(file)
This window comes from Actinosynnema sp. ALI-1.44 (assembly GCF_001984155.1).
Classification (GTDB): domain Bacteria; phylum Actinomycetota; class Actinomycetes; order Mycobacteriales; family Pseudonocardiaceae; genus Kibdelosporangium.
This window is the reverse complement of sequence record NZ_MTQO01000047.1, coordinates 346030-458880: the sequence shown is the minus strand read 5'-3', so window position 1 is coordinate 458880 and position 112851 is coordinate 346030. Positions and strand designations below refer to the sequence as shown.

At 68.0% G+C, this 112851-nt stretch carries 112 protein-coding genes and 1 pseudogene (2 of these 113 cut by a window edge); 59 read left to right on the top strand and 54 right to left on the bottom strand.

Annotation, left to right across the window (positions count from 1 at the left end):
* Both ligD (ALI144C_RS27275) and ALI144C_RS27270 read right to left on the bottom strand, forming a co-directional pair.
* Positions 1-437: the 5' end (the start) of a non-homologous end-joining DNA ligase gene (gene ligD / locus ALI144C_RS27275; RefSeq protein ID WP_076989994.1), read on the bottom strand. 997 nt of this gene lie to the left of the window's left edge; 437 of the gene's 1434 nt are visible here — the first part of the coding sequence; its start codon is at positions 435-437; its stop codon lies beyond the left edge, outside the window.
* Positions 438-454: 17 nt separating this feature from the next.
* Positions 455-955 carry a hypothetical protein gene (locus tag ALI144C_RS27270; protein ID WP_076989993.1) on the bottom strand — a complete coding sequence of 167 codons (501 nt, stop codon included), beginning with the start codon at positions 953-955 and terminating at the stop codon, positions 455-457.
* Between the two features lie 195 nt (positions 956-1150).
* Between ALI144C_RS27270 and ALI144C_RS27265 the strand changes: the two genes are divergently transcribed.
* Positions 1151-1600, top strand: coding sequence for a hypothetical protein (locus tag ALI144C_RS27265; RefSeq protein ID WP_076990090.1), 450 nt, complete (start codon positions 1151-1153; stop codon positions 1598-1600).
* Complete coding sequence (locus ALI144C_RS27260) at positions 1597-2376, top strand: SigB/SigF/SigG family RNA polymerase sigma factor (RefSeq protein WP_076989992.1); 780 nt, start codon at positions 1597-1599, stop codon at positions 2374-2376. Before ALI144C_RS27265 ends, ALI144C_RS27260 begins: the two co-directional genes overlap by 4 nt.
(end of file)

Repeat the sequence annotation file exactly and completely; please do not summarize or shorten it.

This window comes from Actinosynnema sp. ALI-1.44 (assembly GCF_001984155.1).
Classification (GTDB): domain Bacteria; phylum Actinomycetota; class Actinomycetes; order Mycobacteriales; family Pseudonocardiaceae; genus Kibdelosporangium.
This window is the reverse complement of sequence record NZ_MTQO01000047.1, coordinates 346030-458880: the sequence shown is the minus strand read 5'-3', so window position 1 is coordinate 458880 and position 112851 is coordinate 346030. Positions and strand designations below refer to the sequence as shown.

At 68.0% G+C, this 112851-nt stretch carries 112 protein-coding genes and 1 pseudogene (2 of these 113 cut by a window edge); 59 read left to right on the top strand and 54 right to left on the bottom strand.

Annotation, left to right across the window (positions count from 1 at the left end):
* Both ligD (ALI144C_RS27275) and ALI144C_RS27270 read right to left on the bottom strand, forming a co-directional pair.
* Positions 1-437: the 5' end (the start) of a non-homologous end-joining DNA ligase gene (gene ligD / locus ALI144C_RS27275; RefSeq protein ID WP_076989994.1), read on the bottom strand. 997 nt of this gene lie to the left of the window's left edge; 437 of the gene's 1434 nt are visible here — the first part of the coding sequence; its start codon is at positions 435-437; its stop codon lies beyond the left edge, outside the window.
* Positions 438-454: 17 nt separating this feature from the next.
* Positions 455-955 carry a hypothetical protein gene (locus tag ALI144C_RS27270; protein ID WP_076989993.1) on the bottom strand — a complete coding sequence of 167 codons (501 nt, stop codon included), beginning with the start codon at positions 953-955 and terminating at the stop codon, positions 455-457.
* Between the two features lie 195 nt (positions 956-1150).
* Between ALI144C_RS27270 and ALI144C_RS27265 the strand changes: the two genes are divergently transcribed.
* Positions 1151-1600, top strand: coding sequence for a hypothetical protein (locus tag ALI144C_RS27265; RefSeq protein ID WP_076990090.1), 450 nt, complete (start codon positions 1151-1153; stop codon positions 1598-1600).
* Complete coding sequence (locus ALI144C_RS27260) at positions 1597-2376, top strand: SigB/SigF/SigG family RNA polymerase sigma factor (RefSeq protein WP_076989992.1); 780 nt, start codon at positions 1597-1599, stop codon at positions 2374-2376. Before ALI144C_RS27265 ends, ALI144C_RS27260 begins: the two co-directional genes overlap by 4 nt.